Microsoft has pushed out a new preview build of Windows 10 to fast ring testers containing quite a number of changes, including work on the operating system’s do-not-disturb feature, and further tinkering with the Edge browser.

Build 17074 beefs up the Quiet Hours feature which, when turned on, prevents the user from being interrupted because they’re busy working hard (or perhaps gaming hard), only allowing notifications to come through from ‘important’ contacts or apps (and blocking the rest).

With the new preview build, you can set your own schedule for when Quiet Hours kicks in – and customize the relevant priority list to make sure notifications from important sources always get through.

Quiet Hours also engages automatically when you are playing a full-screen game, or when you’re duplicating your display (so that you won’t be interrupted during a presentation). These are certainly nifty added touches.

Windows 10 Quiet Hours

Edging forward

Microsoft has made another bunch of improvements to the Edge browser, including an overhauled Hub view that displays more content, and is more intuitive to use.

Edge has also got the ability to save and auto-fill credit (or debit) card details on website payment forms, with Microsoft noting that card information is securely saved (if you request the browser to do so). Also, the CVV security number on the rear of the card is never saved.

Furthermore, reading ebooks in Edge – as well as PDF files and web pages in Reading View – has been much improved with new Fluent Design elements introduced to improve aesthetics and generally streamline the experience. It’s now possible to enjoy ebooks or Reading View pages in full-screen, too.

Microsoft also modified the Start menu to show links to the Documents and Pictures folders by default.

Nearly-there-share

The Near Share feature that allows you to easily wirelessly share files between PCs in close proximity – it’s basically Microsoft’s take on Apple’s AirDrop – has also been worked upon to make it more reliable. If you found this feature too flaky before, Microsoft is urging you to try it again in this new build. 

There are a ton of other tweaks and adjustments in Build 17074 of Windows 10, like the ability to write with a stylus directly into a text field in the UI, so you can scribble straight into a search bar (which is enlarged when you tap on it with your pen to make writing inside it easier – as some of those interface bars can be pretty small).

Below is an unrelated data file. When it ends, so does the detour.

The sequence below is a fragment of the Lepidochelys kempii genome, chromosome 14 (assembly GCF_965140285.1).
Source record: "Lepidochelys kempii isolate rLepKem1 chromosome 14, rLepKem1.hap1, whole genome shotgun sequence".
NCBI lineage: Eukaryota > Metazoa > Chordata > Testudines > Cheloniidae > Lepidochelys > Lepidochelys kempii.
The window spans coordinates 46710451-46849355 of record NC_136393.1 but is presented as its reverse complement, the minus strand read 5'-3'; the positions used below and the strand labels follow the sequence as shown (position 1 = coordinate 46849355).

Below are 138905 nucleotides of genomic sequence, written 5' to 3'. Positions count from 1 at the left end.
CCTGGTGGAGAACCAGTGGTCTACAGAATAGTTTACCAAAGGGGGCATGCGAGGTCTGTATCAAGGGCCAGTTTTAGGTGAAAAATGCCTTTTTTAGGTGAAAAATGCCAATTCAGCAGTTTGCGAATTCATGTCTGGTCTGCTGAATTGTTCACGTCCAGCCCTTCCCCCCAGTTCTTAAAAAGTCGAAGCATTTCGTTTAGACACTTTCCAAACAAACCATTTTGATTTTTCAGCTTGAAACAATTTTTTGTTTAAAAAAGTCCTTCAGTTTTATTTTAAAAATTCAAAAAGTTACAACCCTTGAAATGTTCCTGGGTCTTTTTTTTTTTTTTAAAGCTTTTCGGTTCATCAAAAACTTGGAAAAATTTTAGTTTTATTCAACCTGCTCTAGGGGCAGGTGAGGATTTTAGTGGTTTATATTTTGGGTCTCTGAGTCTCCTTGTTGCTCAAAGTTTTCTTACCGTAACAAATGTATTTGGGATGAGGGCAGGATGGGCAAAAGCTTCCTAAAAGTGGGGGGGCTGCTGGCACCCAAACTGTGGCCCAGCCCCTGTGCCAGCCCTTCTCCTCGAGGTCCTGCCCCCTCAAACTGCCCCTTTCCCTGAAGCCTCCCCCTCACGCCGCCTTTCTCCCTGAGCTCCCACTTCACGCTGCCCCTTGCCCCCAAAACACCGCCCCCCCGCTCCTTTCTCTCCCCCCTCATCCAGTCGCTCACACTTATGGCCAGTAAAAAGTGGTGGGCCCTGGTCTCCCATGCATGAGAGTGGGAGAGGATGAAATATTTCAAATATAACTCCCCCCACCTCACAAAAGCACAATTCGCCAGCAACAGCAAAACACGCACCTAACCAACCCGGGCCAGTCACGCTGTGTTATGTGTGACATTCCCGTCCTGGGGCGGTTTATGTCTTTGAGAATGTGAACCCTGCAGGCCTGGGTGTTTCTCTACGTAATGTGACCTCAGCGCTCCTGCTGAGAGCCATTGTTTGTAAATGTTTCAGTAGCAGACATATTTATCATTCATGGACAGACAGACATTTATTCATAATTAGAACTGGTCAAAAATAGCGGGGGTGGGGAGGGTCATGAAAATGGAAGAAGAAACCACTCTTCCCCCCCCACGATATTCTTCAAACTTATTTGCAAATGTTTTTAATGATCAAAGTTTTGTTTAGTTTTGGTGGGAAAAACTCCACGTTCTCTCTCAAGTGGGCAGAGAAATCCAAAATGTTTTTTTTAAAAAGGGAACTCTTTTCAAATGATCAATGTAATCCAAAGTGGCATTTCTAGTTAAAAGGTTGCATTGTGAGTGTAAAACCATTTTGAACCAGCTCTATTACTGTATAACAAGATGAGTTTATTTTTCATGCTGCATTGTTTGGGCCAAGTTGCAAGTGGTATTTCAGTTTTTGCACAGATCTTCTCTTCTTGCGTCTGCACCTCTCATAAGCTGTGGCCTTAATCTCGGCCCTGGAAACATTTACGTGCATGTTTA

For the full exhaustive rundown of changes, along with potential issues affecting this build, see Microsoft’s blog post.

Speaking of issues, note that this preview build has been blocked for PCs running older AMD processors. This is because it contains some further tweaks in terms of defending against Meltdown and Spectre, and the patches against these critical bugs have been known to cause boot failure in some machines running older AMD chips.


Facebook Messenger Kids arrives on Amazon Fire tablets

11 January 2018 - 08:23 AM

Facebook Messenger Kids is now available on the US Amazon Appstore for Amazon Fire tablets.

Facebook Messenger Kids is specially designed for children under 13, who are too young to have their own Facebook account. 

It lets them send messages and hold video calls with a list of contacts approved by their parents.

Cool for kids

Parents must download the app to their kid's phone, authenticate the device with their own Facebook account, and set up a profile with the child's full name. Contacts can only be added to the app via Facebook itself, so it's up to parents to decide who their kids can speak to.

If a child wants to speak to one of their classmates, for example, their parents have to link the two Messenger Kids accounts on Facebook itself. The connection has to be mutually agreed before the kids can start talking.

Adult friends and family members can use the regular Facebook Messenger to chat with youngsters on Facebook Messenger Kids, provided the link has been approved by the parents.

Facebook Messenger Kids accounts aren't publicly searchable, and the app doesn't display ads or gather data for advertisers.

A version of the app for Android devices is expected at the end of January.

Via TechCrunch